SolarEdge Sets New Quarterly Records As It Expands Beyond Solar Into EV Charging & More

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Israeli-based solar PV inverter manufacturer SolarEdge has this week reported yet another blockbuster quarter with increased revenue, gross margin, and record shipments, at the same time as the company begins to expand beyond the solar market with moves into the energy storage, grid services, & virtual power plant sectors.

Recent history for SolarEdge, a leading provider of inverter solutions, has been good — frighteningly good. 2017 saw the company go from strength to strength with quarterly revenue growing from $115.1 million in the first quarter, $136.1 million in the second quarter, $166.6 million in the third quarter, and $189.3 million in the fourth quarter — sequentially record-breaking quarters.

It is then with little surprise that we find SolarEdge reported yet another record quarter of earnings this week with its first-quarter earnings report for 2018, posting total revenues of $209.9 million for the quarter — up 11% on the previous quarter and 82% on the same quarter a year earlier — and a gross margin of 37.9% — both at the high end of the company’s previously guided expectations, expectations that themselves ignored the traditionally soft start to a year.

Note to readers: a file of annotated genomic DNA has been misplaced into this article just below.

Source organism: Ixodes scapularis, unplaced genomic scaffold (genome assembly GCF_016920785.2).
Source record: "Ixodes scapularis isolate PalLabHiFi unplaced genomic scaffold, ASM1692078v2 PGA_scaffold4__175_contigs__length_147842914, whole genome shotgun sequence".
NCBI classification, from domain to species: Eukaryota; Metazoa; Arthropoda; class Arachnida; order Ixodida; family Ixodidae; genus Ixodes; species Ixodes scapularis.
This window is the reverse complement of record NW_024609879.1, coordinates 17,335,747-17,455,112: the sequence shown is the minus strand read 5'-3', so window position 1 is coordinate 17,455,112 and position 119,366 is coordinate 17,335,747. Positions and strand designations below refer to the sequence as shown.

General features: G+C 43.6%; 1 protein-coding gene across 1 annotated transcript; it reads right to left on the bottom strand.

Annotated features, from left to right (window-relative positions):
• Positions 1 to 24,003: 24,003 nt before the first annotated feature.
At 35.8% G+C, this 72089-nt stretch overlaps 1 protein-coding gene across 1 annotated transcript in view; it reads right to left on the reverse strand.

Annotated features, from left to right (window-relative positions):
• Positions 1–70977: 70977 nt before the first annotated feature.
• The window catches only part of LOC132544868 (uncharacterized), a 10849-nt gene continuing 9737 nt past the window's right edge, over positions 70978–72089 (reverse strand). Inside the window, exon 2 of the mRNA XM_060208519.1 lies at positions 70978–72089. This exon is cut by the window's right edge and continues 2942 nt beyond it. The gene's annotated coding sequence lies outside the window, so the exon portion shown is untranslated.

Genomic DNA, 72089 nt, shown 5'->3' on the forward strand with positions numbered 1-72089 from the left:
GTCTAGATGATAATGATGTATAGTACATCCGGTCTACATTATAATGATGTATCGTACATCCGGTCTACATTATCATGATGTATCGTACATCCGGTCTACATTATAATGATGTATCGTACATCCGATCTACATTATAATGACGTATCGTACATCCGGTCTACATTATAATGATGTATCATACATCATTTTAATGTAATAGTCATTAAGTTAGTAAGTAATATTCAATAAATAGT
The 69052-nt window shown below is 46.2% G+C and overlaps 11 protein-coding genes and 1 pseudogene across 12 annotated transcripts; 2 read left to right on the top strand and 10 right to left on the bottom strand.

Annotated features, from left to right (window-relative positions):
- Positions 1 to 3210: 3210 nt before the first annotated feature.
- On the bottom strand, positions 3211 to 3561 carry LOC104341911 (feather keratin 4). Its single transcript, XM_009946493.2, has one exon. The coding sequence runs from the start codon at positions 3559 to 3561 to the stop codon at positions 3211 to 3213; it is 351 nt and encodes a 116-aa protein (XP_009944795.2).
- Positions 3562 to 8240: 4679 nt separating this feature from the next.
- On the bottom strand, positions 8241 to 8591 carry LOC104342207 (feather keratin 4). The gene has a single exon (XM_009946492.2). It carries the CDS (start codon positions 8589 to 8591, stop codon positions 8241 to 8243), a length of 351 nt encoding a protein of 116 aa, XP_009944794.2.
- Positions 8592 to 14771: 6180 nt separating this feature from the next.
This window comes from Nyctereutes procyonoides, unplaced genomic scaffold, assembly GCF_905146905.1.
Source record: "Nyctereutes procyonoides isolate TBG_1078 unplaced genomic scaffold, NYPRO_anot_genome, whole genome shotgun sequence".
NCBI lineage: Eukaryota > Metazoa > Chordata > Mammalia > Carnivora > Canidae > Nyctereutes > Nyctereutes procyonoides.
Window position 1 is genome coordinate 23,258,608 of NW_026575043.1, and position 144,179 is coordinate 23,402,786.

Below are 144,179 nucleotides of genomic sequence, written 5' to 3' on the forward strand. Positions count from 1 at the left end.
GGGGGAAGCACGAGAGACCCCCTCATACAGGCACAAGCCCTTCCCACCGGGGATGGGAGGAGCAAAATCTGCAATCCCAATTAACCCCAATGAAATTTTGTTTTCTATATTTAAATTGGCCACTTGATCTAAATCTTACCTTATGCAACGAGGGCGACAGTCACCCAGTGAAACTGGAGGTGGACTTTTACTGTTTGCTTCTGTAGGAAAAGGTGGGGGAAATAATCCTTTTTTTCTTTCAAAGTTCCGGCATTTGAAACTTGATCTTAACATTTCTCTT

Earnings per share for the quarter (on a GAAP basis) were $0.75 with net income of $35.7 million — up 83% from $19.5 million in the prior quarter and up 152% from $14.2 million year over year.

“We are pleased to announce strong first quarter results with record revenues and record profitability, despite the traditional seasonal slowdown and continued industry-wide components shortages,” said Guy Sella, Founder, Chairman and CEO of SolarEdge. “Our continued technological innovation and operational excellence, coupled with our introduction of new products and financial strength positions us for further growth and industry leadership.”

SolarEdge shipped a total of 800 megawatts (MW) worth of inverters in the first quarter, made up of 2.5 million power optimizers and 100,000 inverter units — record shipment figures for a company used to seeing record figures.

Looking forward, SolarEdge doesn’t expect things to taper off anytime soon, with guidance for the second quarter predicting revenue to be in the range of $220 million to $230 million and gross margins remaining flat between 36% and 38%.

The successful quarter also reveals a looming battle between SolarEdge and competitor SMA Solar Technology, as highlighted recently by PV Tech’s Senior News Editor and solar expert Mark Osborne. “As soon as SolarEdge had reported first quarter 2018 results and guidance for the second quarter, it was apparent before collating all the figures that the Israel-based company was rapidly closing the revenue gap on bigger rival SMA Solar,” Osborne said this week, highlighting the marginal gap that now exists between the two companies (see below).